Head tilt in dogs – what does it mean?

1st September 2017


Don’t assume it’s a stroke

If you find one day that your beloved pet is suddenly holding its head to one side, don’t just assume it’s a stroke and that there is nothing you can do. Our vets need to have a good look at all the signs, and the good news is that in many cases we’ll be able to give something to help.

A head tilt in dogs is usually a sign of a balance or vestibular problem and is often associated with involuntary eye movements from side to side and a drunken staggering walk. This is usually as a result of an ear or central nervous system complaint.


Ear disease

The semi-circular canals or balance organs are found in the middle ear so anything that causes inflammation or damage to this area may cause a problem. This includes;

  • Idiopathic vestibular disease - the most common cause of a head tilt is idiopathic vestibular disease. The signs can start very suddenly and may be confused with a stroke. Many dogs go on to make a good recovery.
  • Infections – at Bollington Veterinary Centre we see ear infections almost every week. They are usually either bacterial or fungal in origin and will need treatment.
  • Mites – ear mites will cause inflammation and irritation and are a common problem in puppies.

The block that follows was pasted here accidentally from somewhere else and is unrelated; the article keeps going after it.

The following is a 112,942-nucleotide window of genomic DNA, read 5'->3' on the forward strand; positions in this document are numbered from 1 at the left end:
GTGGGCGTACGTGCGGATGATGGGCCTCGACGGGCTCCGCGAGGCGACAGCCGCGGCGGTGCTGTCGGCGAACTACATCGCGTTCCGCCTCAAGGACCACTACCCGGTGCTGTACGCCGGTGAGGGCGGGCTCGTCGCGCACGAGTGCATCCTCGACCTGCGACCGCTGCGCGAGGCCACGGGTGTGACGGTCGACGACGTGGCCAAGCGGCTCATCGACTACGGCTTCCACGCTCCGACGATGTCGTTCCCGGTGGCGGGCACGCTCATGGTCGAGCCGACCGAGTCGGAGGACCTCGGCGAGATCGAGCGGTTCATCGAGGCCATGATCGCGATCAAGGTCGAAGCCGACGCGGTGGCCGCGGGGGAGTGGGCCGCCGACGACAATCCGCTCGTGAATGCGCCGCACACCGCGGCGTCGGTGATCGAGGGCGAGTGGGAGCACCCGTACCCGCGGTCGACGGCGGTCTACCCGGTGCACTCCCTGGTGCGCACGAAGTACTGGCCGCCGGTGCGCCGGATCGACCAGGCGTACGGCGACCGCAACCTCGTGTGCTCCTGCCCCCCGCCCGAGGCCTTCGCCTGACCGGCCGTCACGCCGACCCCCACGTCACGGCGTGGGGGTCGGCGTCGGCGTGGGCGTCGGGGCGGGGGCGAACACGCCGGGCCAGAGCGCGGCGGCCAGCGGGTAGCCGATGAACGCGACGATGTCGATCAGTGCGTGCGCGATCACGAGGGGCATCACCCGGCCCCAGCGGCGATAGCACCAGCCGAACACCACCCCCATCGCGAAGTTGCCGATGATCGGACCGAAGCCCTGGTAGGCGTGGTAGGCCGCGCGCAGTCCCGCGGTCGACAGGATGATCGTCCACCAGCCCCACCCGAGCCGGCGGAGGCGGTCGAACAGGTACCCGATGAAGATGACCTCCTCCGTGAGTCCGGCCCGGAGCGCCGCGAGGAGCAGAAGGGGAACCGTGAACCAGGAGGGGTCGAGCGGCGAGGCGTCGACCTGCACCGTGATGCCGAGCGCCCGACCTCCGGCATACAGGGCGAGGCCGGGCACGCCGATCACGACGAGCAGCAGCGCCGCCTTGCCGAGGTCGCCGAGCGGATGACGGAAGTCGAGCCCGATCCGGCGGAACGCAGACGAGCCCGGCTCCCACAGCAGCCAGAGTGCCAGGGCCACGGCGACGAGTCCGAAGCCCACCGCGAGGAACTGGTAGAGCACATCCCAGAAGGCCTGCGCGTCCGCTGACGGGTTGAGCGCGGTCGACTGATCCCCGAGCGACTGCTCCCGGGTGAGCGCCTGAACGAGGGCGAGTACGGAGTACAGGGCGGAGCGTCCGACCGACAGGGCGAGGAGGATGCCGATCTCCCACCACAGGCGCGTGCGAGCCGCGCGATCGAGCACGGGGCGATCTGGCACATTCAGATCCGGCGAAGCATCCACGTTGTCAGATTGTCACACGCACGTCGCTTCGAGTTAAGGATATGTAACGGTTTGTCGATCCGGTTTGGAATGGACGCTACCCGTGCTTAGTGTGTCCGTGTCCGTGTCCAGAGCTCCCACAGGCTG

• Abnormal reactions – occasionally we find that drops or solutions placed into the ear will cause a problem if the eardrum is damaged. Never put anything into the ear unless we’ve had a chance to check the eardrum first.
  • Trauma – an injury to the head from a road accident may cause bleeding and injury to the balance organs.
  • Tumours and polyps – anything growing inside the ear is a problem. Many growths are benign and the problems will resolve once removed.


Brain disease

If the ear isn’t the cause of a head tilt then it’s usually a brain dysfunction. At Bollington Veterinary Centre we’ll be looking for one of the following;

  • Tumours – some dogs do unfortunately develop brain tumours that can affect the areas that control balance. If we suspect this we may recommend a CT or MRI scan.
  • Trauma – any kind of injury to the head may result in bleeding and swelling within or around the brain.
  • Inflammation – conditions such as meningitis may result in significant inflammation which could result in a head tilt. Some of these conditions may respond well to steroids.
  • Drugs – high doses of the antibiotic metronidazole can cause some odd neurological signs, including a head tilt. Recovery will often take place within days of stopping this medication.


How do we investigate a head tilt?

In order to work out what might be causing a head tilt, we’ll often carry out a full physical and neurological examination together with blood tests and xrays. Our vets will check the ear canal using an auroscope, looking for infections, mites, fluid and polyps. We may need to use sedation or an anaesthetic if our patient is in pain.


How do we treat a head tilt?

Once we’ve made a diagnosis we’ll be able to recommend treatment to ease the signs and treat the cause. Supportive care usually involves using drugs to reduce any associated nausea or vomiting, whilst antibiotics and anti-inflammatory drugs may be used for infection and inflammation.


Call us if you are worried >